April 7, 2014 – 10:28 in Current Affairs | Calum
Websites need content, I get that. And it’s beneficial to do the occasional art post because it helps temporarily subvert the idea that we’re not all just shallow fucks who like looking at jackets. At the same time, you have targets to meet and ad-revenue to justify. So, perhaps that conceptual installation you put a photo of on instagram last week – which only received a paltry 12 likes and you’re sure at least three of them were from struggle brands – isn’t going to appeal to your readership. What do you do? You get an illustrator – fuck it, anyone half decent at photoshop – and commission them to combine a relatively ubiquitous figure or commodity (Bart Simpson, or a lego man, doesn’t really matter) and violently clash it with whatever the pinnacle of cool culture is for that week (let’s just say Bape or Tyler, the Creator – who cares, no ones going to really read it anyway). It’s banal, aesthetically turgid and generally lazy, but it seems to keep on happening. Despite it’s lack of any real conceptual background, I keep seeing Kanye remixed with vintage American War posters and the outcome is invariably terrible. The same goes for fictitious shoe collaborations, ‘what the NFL would look like if all the badges were designed by hipsters,’ and anything else that would get you laughed out of a community college graphic design course. Feed the hypebeasts, because they’re fucking idiots. Perpetuate mediocrity, because who really cares, right?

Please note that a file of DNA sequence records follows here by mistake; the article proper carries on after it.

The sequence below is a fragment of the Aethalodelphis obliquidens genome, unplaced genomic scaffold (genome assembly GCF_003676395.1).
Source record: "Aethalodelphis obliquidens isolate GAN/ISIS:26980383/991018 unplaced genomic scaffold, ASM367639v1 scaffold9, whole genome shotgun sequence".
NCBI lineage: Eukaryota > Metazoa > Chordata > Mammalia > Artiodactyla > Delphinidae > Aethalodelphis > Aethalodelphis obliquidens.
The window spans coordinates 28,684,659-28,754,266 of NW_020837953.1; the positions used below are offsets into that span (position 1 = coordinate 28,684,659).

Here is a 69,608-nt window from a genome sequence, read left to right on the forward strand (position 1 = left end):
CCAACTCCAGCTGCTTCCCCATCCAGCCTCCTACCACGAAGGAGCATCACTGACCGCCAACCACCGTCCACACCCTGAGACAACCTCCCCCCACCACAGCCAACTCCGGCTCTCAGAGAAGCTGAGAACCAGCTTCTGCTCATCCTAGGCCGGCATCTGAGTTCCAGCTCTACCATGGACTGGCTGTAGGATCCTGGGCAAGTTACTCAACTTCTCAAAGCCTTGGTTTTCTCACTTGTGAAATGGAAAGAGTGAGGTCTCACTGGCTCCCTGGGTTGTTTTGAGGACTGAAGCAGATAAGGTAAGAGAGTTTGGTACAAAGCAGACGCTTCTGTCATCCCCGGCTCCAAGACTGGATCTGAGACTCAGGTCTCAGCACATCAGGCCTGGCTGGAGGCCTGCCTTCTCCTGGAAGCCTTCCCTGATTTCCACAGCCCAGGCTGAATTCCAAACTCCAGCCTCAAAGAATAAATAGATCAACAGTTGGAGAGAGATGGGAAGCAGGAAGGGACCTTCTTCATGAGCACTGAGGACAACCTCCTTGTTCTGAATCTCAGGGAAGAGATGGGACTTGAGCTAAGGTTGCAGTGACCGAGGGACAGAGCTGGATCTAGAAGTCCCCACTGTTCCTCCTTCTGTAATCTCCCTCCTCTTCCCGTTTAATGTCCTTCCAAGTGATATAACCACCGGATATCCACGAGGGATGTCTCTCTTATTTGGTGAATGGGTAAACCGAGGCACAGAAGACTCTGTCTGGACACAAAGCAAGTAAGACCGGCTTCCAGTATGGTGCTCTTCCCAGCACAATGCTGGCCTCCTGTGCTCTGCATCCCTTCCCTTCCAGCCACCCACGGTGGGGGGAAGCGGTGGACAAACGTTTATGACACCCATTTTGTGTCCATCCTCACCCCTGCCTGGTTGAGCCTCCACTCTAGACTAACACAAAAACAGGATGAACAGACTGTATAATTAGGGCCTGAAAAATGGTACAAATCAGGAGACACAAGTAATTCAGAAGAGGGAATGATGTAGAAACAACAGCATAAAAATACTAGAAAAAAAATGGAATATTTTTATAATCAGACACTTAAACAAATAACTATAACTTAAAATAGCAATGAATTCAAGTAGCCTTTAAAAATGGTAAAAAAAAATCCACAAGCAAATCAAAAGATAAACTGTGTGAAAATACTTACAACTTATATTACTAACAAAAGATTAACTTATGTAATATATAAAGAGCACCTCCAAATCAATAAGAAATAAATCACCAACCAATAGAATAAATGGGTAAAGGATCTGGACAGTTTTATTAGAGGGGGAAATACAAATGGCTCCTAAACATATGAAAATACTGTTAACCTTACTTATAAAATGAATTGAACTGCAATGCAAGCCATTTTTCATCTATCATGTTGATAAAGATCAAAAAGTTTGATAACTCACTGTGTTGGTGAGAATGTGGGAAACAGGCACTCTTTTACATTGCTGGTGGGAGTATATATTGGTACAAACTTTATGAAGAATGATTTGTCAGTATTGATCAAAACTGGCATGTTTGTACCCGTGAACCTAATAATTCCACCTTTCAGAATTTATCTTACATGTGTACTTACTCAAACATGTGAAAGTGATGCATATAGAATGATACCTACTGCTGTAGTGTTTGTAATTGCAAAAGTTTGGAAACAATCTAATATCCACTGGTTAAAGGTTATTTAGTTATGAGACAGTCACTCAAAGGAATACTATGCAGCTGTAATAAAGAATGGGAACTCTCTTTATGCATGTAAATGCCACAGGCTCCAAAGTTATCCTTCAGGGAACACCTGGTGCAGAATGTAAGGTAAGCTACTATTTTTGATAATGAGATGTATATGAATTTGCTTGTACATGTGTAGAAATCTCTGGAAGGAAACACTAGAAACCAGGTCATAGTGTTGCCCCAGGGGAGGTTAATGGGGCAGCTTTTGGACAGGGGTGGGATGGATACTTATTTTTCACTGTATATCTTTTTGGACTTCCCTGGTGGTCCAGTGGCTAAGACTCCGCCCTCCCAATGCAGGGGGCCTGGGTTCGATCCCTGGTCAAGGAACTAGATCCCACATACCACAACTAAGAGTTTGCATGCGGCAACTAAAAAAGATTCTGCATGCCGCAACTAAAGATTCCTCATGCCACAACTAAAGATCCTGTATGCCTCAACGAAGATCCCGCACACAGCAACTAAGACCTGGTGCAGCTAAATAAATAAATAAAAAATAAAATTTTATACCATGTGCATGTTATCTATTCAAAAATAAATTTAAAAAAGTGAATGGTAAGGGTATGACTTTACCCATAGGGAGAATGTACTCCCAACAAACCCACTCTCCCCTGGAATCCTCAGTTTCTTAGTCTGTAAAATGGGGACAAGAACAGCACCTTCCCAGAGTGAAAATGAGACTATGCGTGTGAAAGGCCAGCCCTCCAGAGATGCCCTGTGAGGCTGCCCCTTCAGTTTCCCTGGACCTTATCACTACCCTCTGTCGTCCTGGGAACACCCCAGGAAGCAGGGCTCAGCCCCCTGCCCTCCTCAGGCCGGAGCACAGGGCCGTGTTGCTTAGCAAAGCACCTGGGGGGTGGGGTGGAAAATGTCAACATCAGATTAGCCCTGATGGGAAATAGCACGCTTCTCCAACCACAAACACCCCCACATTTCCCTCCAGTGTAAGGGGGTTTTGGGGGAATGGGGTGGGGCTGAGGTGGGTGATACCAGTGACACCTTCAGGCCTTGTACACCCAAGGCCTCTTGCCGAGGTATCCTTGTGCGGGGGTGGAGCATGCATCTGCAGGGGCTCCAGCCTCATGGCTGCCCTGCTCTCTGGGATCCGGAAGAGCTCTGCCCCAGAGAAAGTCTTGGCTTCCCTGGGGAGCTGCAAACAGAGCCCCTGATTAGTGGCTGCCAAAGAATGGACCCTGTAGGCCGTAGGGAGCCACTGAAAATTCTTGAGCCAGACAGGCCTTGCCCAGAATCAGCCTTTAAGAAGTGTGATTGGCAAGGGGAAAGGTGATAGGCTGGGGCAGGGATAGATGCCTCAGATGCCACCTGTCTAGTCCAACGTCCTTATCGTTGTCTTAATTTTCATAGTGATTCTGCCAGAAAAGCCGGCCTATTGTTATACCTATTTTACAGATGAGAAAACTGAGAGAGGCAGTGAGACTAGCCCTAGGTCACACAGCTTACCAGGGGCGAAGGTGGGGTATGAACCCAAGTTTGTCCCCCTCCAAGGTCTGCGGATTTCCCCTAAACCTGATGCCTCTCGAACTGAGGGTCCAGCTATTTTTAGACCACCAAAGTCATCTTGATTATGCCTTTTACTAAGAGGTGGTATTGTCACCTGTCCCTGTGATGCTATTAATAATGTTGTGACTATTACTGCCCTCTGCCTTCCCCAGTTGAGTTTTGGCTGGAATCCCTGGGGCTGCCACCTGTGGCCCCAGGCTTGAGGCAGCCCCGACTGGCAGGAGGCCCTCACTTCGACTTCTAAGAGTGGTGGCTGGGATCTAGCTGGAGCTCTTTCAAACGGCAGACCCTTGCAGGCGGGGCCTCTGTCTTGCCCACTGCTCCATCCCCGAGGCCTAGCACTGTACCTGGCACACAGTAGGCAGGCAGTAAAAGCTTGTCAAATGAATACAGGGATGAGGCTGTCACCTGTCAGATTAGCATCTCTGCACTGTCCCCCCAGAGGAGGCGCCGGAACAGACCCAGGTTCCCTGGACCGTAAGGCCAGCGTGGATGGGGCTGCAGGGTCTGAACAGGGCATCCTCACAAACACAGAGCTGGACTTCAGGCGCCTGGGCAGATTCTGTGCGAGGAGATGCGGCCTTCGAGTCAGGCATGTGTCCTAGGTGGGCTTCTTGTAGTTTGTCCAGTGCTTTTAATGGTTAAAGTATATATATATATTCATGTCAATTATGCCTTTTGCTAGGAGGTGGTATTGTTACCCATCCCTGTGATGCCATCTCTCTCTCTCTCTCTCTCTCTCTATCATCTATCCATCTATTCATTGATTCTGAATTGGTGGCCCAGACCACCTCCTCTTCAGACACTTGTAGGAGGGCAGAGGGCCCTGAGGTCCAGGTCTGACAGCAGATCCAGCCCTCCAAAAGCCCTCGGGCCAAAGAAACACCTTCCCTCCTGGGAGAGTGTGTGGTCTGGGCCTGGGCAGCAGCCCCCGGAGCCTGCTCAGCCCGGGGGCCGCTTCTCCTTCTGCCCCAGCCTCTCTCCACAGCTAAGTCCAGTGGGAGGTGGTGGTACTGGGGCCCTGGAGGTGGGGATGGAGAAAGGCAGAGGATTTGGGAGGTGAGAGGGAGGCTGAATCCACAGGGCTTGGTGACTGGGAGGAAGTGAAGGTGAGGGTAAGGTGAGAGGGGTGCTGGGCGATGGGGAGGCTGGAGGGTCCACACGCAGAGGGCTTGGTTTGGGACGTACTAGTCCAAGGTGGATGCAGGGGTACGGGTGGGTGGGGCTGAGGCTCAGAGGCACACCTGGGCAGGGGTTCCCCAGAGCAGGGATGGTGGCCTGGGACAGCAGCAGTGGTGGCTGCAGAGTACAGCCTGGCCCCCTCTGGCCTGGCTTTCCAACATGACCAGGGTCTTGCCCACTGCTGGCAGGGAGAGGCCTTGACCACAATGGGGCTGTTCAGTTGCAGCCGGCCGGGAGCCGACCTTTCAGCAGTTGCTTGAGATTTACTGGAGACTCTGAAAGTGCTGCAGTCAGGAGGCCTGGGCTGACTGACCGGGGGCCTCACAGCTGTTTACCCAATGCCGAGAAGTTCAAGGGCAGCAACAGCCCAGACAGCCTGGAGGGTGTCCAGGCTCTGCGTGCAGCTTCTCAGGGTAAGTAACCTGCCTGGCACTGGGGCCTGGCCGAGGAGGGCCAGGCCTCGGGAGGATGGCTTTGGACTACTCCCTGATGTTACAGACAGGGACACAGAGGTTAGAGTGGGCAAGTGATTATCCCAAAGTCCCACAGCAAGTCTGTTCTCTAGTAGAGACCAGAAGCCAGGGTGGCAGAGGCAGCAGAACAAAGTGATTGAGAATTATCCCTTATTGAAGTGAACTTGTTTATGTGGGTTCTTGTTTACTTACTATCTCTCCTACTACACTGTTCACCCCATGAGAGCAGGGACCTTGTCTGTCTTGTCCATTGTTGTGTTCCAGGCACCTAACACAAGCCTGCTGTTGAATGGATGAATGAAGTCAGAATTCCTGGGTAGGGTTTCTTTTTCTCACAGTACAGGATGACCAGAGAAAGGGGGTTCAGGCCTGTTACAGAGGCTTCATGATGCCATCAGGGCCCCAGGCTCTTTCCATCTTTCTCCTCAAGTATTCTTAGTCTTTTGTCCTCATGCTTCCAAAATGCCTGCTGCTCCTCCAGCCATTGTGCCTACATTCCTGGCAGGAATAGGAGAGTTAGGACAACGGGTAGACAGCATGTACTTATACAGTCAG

Content for the sake of content is my biggest gripe with websites of our ilk. Yes, we have to keep things ticking over and continually provide new content, but it doesn’t have to be at the expense of at least some semblance of quality or insight. If it means you only post three articles a day, instead of 7, so be it. If this seems like a rant, it’s because it probably is, but I feel there’s merit to what I’m saying. Publications which treat their readers with a degree of intelligence are becoming increasingly rare and too often we are catering to the lowest common denominator. The rise to prominence of user-generated content over the past five years has certainly increased the number of media outlets within this small world of ours, but diversity of opinion and interesting contents seems to have suffered greatly at the hands of ‘staying relevant.’
There is a solution to all of this; stop posting unimaginative shit, but I doubt that’s an idea which is going to take hold.